If you want to learn how to sell more cars, break the ice and allow customers to open up to you freely
Getting to the point of making a sale is not often a straight-cut process. Customers who are interested in buying a car are not always open to the idea of being “sold.” They don’t like to feel pressured by salespeople at the dealership. When you meet a prospect for the first time, there is an invisible wall of resistance that must be collapsed, so if you want to learn how to sell more cars, you need to focus on building trust.Customers are not always willing to engage salespeople. They say, “Oh, I’m just looking,” when asked if you can help them. You can generally view this statement as, “Well, I don’t want to buy right now” or “I don’t want you to pressure me into anything.” By looking at this common objection in a new way, you will figure out how to dispel it.
How sell more cars: the 5 step process
1. Be prepared for this type of response
As a salesperson, you need to have the right attitude when approaching customers on the lot. At first glance, customers will usually have a moderate sense of resistance towards you. The “I’m just looking” excuse is easy to overcome if you expect it and react accordingly.
- Be direct. Salespeople who “lurk” around the customer are not received well. Approach with confidence and show professionalism.
2. Act agreeable and enthusiastic
The old saying is true: enthusiasm is contagious. Customers want to deal with salespeople who show a genuine desire to provide assistance.
If someone tells you he is just looking, respond by saying, “Excellent! There are plenty of great vehicles in our inventory.” Follow up your response with a low-pressure, open-ended question (more on this below) to further engage conversation.
- Talk with a smile, but not a fake one. Learn how to be excited about the approach, and your smile will be genuine.
- Slightly elevate your speech. You don’t want to yell, but raising your tone will command attention and show enthusiasm.
3. Lead with open-ended questions
The best way to engage the customer is by asking the right thing. Open-ended questions will create an opportunity for dialogue without pressuring your lead. Getting him to open up and talk to you is an important step to learning how to sell more cars.
After you receive the “I’m just looking” objection and respond with confidence and enthusiasm, follow up with an open-ended question. Here are a few good examples:
- What kind of vehicle are you searching for today?
- What vehicle do you currently drive? What do you like or dislike about it?
- Why did you decide to choose our dealership?
- How do you feel about the selection so far?
4. Focus on building rapport and giving help
After you open a dialogue, don’t go straight for the sale. Take your time and get to know your prospect—their needs, wants, desires, hang-ups, and limitations. Give them the ease of speaking freely, without pressure to buy, and provide answers along the way.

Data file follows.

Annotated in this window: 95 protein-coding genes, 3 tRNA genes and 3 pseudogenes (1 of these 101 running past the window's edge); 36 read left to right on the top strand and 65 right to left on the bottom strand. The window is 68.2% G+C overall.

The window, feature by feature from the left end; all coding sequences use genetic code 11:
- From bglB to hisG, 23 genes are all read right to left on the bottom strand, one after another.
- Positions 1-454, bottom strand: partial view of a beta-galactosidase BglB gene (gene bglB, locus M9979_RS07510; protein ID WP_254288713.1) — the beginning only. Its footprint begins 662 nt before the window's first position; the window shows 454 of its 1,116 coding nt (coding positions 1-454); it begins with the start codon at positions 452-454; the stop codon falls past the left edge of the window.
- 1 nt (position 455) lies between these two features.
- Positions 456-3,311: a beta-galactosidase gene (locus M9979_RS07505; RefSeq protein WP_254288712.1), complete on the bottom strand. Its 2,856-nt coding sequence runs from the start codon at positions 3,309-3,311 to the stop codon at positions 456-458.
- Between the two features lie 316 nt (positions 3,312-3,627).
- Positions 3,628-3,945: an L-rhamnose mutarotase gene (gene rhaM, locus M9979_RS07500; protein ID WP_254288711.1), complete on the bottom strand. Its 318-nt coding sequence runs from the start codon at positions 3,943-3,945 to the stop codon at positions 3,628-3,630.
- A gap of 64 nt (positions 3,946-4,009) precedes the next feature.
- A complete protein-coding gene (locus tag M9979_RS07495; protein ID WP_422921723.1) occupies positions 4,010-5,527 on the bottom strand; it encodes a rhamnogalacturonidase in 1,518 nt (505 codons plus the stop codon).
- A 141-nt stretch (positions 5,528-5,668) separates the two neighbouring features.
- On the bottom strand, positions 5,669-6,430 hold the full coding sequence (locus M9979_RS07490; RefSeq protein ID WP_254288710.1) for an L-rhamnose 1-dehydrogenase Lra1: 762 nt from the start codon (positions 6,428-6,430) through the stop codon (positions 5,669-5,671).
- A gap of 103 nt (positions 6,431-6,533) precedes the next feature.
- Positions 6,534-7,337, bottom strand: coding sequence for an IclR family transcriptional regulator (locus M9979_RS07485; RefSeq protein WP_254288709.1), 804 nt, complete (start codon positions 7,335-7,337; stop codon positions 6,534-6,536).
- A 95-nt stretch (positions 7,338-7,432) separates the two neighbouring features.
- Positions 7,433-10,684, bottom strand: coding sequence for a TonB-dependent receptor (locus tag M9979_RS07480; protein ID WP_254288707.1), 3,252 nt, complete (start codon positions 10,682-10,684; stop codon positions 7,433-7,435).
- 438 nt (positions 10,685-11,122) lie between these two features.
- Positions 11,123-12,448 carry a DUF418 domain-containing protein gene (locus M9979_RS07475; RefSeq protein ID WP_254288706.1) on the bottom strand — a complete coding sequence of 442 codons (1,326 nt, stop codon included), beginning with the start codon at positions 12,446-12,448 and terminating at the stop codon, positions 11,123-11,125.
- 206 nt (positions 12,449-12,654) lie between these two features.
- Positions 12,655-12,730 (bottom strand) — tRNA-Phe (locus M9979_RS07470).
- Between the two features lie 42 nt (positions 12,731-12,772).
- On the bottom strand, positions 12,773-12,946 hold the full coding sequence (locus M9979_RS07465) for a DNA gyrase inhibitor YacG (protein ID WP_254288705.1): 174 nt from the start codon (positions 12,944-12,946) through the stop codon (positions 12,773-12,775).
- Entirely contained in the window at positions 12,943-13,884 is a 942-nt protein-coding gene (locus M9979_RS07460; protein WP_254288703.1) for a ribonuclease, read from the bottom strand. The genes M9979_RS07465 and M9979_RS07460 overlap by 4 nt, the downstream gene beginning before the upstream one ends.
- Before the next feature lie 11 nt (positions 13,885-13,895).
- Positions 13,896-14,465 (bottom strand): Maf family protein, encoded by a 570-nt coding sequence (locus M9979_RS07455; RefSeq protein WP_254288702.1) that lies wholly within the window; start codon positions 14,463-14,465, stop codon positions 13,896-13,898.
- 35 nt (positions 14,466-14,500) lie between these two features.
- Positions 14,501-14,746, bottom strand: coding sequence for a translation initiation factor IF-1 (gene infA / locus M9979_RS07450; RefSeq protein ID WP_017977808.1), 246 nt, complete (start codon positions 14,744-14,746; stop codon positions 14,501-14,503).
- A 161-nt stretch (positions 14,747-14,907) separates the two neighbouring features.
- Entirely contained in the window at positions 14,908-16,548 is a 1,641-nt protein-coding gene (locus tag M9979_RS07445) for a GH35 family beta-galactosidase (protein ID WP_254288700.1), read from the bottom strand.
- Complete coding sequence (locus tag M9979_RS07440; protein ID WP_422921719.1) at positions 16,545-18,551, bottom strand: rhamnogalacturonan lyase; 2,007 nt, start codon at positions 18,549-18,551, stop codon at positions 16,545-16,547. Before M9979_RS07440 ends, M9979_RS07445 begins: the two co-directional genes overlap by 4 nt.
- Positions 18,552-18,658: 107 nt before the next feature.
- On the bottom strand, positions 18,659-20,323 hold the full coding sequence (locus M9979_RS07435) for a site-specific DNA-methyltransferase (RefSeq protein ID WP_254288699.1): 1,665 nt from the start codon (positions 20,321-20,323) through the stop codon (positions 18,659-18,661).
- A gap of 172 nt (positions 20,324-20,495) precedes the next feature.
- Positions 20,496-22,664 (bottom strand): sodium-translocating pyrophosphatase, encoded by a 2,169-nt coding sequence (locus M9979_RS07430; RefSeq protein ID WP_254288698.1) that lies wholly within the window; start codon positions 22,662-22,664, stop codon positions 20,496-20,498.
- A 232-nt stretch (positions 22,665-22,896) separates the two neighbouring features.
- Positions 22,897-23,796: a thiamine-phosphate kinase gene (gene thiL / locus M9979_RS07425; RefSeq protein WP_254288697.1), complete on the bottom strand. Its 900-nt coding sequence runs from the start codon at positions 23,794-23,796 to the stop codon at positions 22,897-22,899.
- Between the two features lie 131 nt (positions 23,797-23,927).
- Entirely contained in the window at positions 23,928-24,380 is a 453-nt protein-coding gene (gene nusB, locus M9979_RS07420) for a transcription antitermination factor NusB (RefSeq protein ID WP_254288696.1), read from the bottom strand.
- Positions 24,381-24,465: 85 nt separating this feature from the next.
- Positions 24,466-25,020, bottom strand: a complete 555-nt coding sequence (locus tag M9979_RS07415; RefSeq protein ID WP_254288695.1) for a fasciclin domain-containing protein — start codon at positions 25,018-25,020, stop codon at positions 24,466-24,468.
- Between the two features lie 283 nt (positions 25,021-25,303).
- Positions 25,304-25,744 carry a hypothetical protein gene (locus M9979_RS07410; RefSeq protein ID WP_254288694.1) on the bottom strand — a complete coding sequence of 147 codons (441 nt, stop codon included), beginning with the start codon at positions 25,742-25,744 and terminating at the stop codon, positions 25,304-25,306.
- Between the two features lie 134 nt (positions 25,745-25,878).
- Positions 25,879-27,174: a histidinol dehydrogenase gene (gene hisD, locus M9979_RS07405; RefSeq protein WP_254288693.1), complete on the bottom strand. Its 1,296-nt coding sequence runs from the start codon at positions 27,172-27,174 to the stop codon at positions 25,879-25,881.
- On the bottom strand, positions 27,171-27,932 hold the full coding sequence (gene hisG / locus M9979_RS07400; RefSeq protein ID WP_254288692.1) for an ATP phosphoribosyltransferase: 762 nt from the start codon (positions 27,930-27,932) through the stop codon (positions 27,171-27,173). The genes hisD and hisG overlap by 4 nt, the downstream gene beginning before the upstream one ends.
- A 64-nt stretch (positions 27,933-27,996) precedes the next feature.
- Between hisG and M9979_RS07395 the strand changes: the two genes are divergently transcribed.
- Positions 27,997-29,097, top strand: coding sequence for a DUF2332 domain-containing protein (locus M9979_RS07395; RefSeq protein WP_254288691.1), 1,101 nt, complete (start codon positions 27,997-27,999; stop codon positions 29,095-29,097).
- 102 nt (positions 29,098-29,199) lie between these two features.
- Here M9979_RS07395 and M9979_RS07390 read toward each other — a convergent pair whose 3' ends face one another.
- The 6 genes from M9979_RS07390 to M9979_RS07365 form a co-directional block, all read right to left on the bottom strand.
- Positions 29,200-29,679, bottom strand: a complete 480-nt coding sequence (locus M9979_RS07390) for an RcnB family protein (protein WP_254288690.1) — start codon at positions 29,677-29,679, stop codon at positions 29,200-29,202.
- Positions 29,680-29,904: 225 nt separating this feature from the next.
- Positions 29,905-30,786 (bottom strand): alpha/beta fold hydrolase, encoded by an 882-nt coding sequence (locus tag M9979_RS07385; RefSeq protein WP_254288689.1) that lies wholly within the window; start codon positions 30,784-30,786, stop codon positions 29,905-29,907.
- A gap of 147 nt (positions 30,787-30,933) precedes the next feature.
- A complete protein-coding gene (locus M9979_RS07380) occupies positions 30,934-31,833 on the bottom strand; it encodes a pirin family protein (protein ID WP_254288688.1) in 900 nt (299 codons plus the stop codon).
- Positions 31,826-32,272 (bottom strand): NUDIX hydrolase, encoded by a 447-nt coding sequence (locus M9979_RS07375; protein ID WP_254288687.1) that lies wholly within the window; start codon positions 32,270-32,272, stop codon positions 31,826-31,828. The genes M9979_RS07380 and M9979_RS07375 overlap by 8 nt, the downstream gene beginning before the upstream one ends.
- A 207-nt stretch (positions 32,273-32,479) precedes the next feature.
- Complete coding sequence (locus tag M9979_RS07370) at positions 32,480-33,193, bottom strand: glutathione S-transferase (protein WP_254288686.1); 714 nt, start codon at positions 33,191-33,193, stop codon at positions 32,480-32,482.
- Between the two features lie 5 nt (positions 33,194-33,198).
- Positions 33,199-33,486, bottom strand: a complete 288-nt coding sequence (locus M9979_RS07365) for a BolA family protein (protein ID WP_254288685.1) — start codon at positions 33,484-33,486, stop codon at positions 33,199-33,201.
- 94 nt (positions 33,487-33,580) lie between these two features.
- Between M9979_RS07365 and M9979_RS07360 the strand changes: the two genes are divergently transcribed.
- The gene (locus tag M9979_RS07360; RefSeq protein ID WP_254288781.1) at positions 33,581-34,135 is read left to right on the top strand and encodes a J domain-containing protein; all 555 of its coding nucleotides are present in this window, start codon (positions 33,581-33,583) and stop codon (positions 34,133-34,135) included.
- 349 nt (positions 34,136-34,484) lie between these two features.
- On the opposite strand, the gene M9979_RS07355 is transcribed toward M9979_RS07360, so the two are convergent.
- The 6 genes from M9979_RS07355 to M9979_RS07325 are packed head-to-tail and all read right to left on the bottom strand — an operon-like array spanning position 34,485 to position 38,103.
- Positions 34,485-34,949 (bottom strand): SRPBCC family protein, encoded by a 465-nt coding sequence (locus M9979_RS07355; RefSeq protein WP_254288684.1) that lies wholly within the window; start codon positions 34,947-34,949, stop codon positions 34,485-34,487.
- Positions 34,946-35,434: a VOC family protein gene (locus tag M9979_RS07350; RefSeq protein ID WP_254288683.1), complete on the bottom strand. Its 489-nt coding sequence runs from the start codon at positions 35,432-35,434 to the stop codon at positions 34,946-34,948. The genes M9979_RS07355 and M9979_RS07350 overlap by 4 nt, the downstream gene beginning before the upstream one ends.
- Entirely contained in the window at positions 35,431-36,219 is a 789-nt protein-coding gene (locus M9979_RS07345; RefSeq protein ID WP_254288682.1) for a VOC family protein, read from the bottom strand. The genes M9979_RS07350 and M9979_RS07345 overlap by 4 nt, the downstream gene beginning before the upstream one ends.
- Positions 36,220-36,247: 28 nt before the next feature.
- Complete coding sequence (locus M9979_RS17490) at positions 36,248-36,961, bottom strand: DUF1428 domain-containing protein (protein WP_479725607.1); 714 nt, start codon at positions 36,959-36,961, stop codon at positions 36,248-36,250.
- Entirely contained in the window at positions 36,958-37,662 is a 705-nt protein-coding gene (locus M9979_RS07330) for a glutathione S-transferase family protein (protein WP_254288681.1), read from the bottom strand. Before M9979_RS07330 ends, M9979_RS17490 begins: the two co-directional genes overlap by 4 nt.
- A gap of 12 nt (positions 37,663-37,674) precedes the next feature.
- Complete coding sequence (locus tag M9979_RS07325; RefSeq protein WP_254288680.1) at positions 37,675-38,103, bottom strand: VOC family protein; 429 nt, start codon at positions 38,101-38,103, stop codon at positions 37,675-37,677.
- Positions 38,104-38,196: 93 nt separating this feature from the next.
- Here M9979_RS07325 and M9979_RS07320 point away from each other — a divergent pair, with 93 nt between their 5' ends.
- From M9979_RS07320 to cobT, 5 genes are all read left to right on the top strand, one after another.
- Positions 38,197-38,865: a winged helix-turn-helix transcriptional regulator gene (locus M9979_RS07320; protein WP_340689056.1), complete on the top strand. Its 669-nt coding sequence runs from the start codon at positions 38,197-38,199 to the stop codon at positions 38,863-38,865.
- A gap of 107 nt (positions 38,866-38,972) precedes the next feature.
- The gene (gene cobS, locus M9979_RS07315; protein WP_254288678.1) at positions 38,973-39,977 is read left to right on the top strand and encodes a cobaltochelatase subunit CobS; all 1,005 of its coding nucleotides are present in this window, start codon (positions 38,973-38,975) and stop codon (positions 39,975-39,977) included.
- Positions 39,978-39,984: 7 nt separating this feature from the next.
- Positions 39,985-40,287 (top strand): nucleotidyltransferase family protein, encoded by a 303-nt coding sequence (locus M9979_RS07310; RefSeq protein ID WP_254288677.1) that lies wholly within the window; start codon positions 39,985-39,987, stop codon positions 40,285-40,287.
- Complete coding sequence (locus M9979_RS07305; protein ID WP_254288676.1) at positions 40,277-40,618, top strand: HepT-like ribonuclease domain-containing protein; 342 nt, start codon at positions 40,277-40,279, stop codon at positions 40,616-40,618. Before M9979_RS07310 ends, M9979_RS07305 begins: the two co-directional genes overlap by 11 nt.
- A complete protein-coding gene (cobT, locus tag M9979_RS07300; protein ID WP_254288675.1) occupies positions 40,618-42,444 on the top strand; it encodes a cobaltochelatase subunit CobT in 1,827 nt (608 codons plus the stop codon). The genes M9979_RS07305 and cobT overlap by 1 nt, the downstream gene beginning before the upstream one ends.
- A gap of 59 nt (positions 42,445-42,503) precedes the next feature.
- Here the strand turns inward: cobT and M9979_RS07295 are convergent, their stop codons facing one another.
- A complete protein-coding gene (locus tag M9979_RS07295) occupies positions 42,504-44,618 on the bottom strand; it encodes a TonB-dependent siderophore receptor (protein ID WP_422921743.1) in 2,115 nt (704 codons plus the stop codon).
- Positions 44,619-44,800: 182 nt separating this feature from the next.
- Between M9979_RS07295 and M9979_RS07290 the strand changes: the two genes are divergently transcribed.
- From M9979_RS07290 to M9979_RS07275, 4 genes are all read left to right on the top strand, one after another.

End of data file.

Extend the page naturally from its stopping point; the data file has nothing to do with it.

Capitalize on the opportunity to share your expertise and listen well. The bottom line is that customers are at the dealership to buy a car. Otherwise, they wouldn’t be there! They want to deal with professionals who demonstrate great service.
5. Identify pain points and provide a solution
While the customer is talking with you, make a mental note of the pain points he mentioned. If you’re trying to learn how to sell more cars, pain points can be used to your benefit. These are the details that will ultimately tell you how to sell the vehicle.
Keep the pain points in mind, but don’t act on them right away. First, show the customer you’re willing to listen to everything he has to say. Once you’ve gathered enough information to narrow down which vehicles are the right fit, provide a short list.
Common pain points to look out for:
- “I’m shopping for a vehicle for my teenager, so it needs good safety features.”
- “I only have a marginal credit score because of (insert reasons).”
- “I drive a lot for work, so I need something that can last.”
- “I don’t have time to shop around. There’s too many choices, and I just want something reliable and cheap.”
If all else fails, plant the seed and walk away
Some customers are simply adversely responsive to salespeople. It’s easy to tell within the first thirty seconds of conversation. If you find the customer becoming aggravated or uncomfortable, the best strategy is to bow out with grace. Give the customer your card and let him know where to find you if he needs help. He’ll appreciate your intuitive understanding that he wants to be left alone for now and come back to you later.
How do you break the ice with customers at the dealership? Do you have any tips to add? Share your thoughts in the comments!